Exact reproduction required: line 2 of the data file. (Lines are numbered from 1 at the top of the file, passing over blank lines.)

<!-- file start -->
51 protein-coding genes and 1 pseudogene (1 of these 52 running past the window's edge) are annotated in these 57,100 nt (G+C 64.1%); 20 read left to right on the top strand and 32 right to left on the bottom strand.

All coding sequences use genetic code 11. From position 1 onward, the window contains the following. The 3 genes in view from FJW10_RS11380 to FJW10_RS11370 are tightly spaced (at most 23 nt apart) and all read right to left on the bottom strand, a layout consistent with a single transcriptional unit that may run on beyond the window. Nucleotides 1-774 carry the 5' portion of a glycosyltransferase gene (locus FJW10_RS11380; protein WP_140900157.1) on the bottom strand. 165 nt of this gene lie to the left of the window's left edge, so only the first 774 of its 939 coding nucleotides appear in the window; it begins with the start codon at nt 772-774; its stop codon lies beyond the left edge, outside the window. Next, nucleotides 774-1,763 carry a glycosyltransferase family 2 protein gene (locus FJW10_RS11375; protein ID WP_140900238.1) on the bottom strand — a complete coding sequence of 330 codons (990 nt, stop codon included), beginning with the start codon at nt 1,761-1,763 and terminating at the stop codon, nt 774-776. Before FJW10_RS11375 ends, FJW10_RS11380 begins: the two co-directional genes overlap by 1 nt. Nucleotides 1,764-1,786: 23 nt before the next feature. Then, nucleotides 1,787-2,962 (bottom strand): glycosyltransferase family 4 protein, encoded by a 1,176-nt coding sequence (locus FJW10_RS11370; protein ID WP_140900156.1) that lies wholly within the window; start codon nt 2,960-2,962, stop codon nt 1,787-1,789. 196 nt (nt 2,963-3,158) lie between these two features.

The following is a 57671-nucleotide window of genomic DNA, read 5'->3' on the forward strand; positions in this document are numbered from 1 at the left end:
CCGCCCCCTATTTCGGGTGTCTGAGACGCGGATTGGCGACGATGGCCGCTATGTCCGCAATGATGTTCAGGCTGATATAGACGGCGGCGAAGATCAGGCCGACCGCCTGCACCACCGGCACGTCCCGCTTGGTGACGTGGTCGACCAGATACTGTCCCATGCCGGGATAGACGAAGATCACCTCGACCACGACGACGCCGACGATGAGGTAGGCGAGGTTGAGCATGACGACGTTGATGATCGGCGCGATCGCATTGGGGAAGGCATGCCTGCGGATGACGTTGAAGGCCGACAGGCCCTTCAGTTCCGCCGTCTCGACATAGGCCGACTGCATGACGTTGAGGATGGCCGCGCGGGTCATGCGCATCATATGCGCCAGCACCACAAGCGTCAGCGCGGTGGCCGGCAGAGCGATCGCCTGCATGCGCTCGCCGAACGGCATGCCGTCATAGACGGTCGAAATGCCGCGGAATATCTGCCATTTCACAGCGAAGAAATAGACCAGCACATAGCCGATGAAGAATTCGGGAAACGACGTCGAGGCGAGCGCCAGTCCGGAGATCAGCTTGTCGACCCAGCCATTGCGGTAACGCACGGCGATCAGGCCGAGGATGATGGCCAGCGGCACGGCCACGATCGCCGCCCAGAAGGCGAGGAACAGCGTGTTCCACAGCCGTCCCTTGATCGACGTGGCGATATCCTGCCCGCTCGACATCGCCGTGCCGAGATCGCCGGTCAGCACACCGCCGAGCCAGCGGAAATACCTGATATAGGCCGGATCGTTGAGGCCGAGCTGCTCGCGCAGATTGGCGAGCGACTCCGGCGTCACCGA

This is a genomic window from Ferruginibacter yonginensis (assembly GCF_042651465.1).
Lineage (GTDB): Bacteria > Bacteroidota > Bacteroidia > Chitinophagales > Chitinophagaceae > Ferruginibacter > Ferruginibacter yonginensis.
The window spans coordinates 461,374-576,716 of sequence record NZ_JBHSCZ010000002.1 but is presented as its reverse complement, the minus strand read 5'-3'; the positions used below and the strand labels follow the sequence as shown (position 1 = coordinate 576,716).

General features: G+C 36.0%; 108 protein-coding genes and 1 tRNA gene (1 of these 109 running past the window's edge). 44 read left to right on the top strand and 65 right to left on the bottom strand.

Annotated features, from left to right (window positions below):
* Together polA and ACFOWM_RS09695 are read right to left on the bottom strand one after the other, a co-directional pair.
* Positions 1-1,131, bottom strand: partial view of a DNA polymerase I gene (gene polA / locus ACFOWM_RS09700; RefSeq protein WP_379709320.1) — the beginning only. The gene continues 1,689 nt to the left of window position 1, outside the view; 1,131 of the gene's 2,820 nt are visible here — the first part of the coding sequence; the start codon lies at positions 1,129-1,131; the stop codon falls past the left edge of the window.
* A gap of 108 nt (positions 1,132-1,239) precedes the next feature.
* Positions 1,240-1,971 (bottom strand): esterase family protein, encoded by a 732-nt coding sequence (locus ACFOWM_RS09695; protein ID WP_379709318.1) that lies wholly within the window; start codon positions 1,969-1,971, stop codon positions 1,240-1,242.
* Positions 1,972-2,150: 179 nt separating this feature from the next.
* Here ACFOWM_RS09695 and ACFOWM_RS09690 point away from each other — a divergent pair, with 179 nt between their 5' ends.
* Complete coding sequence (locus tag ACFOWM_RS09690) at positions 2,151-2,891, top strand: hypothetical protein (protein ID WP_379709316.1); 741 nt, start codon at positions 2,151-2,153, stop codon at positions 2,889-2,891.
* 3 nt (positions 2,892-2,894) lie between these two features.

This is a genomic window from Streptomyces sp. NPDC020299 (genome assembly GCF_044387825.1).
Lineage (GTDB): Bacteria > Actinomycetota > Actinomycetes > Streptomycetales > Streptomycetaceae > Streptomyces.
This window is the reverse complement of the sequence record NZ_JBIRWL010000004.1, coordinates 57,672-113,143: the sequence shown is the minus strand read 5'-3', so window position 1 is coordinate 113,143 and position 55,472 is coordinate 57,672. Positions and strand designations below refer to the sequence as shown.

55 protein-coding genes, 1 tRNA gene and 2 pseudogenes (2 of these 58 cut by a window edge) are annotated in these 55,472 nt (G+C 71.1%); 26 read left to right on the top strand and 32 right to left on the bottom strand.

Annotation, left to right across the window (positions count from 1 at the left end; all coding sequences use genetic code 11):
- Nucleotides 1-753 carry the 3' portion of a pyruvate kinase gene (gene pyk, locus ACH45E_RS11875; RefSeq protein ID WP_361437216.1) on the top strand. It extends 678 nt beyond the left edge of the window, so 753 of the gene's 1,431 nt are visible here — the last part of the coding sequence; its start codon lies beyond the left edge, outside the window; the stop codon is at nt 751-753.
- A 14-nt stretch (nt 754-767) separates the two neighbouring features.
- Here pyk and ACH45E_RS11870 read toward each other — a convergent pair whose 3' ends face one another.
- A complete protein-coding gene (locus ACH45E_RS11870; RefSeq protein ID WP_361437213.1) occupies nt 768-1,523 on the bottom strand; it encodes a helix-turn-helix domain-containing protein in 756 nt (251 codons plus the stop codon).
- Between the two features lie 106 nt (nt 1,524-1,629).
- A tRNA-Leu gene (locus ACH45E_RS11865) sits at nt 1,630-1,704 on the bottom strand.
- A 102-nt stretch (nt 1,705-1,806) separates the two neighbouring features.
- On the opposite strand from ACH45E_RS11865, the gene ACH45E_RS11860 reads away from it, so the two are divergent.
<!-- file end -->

All coding sequences use genetic code 11. From position 1 onward, the window contains the following. The 3 genes in view from FJW10_RS11380 to FJW10_RS11370 are tightly spaced (at most 23 nt apart) and all read right to left on the bottom strand, a layout consistent with a single transcriptional unit that may run on beyond the window. Nucleotides 1-774 carry the 5' portion of a glycosyltransferase gene (locus FJW10_RS11380; protein WP_140900157.1) on the bottom strand. 165 nt of this gene lie to the left of the window's left edge, so only the first 774 of its 939 coding nucleotides appear in the window; it begins with the start codon at nt 772-774; its stop codon lies beyond the left edge, outside the window. Next, nucleotides 774-1,763 carry a glycosyltransferase family 2 protein gene (locus FJW10_RS11375; protein ID WP_140900238.1) on the bottom strand — a complete coding sequence of 330 codons (990 nt, stop codon included), beginning with the start codon at nt 1,761-1,763 and terminating at the stop codon, nt 774-776. Before FJW10_RS11375 ends, FJW10_RS11380 begins: the two co-directional genes overlap by 1 nt. Nucleotides 1,764-1,786: 23 nt before the next feature. Then, nucleotides 1,787-2,962 (bottom strand): glycosyltransferase family 4 protein, encoded by a 1,176-nt coding sequence (locus FJW10_RS11370; protein ID WP_140900156.1) that lies wholly within the window; start codon nt 2,960-2,962, stop codon nt 1,787-1,789. 196 nt (nt 2,963-3,158) lie between these two features.